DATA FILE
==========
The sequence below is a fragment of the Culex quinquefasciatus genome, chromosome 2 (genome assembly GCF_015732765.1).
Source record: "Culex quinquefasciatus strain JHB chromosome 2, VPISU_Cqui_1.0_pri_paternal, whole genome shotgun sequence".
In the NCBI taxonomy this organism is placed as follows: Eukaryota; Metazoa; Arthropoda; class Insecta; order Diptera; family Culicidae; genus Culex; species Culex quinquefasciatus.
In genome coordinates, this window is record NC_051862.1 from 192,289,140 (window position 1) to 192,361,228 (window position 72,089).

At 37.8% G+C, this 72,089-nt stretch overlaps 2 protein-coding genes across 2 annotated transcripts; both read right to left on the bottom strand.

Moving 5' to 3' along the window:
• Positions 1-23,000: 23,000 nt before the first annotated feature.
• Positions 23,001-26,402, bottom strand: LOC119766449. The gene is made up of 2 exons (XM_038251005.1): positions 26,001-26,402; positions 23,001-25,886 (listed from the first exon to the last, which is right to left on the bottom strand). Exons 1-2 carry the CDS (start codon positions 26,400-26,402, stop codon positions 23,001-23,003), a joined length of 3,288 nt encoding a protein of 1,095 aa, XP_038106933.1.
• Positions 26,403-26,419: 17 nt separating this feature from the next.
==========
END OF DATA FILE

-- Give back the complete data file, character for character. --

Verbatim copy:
The sequence below is a fragment of the Culex quinquefasciatus genome, chromosome 2 (genome assembly GCF_015732765.1).
Source record: "Culex quinquefasciatus strain JHB chromosome 2, VPISU_Cqui_1.0_pri_paternal, whole genome shotgun sequence".
In the NCBI taxonomy this organism is placed as follows: Eukaryota; Metazoa; Arthropoda; class Insecta; order Diptera; family Culicidae; genus Culex; species Culex quinquefasciatus.
In genome coordinates, this window is record NC_051862.1 from 192,289,140 (window position 1) to 192,361,228 (window position 72,089).

At 37.8% G+C, this 72,089-nt stretch overlaps 2 protein-coding genes across 2 annotated transcripts; both read right to left on the bottom strand.

Moving 5' to 3' along the window:
• Positions 1-23,000: 23,000 nt before the first annotated feature.
• Positions 23,001-26,402, bottom strand: LOC119766449. The gene is made up of 2 exons (XM_038251005.1): positions 26,001-26,402; positions 23,001-25,886 (listed from the first exon to the last, which is right to left on the bottom strand). Exons 1-2 carry the CDS (start codon positions 26,400-26,402, stop codon positions 23,001-23,003), a joined length of 3,288 nt encoding a protein of 1,095 aa, XP_038106933.1.
• Positions 26,403-26,419: 17 nt separating this feature from the next.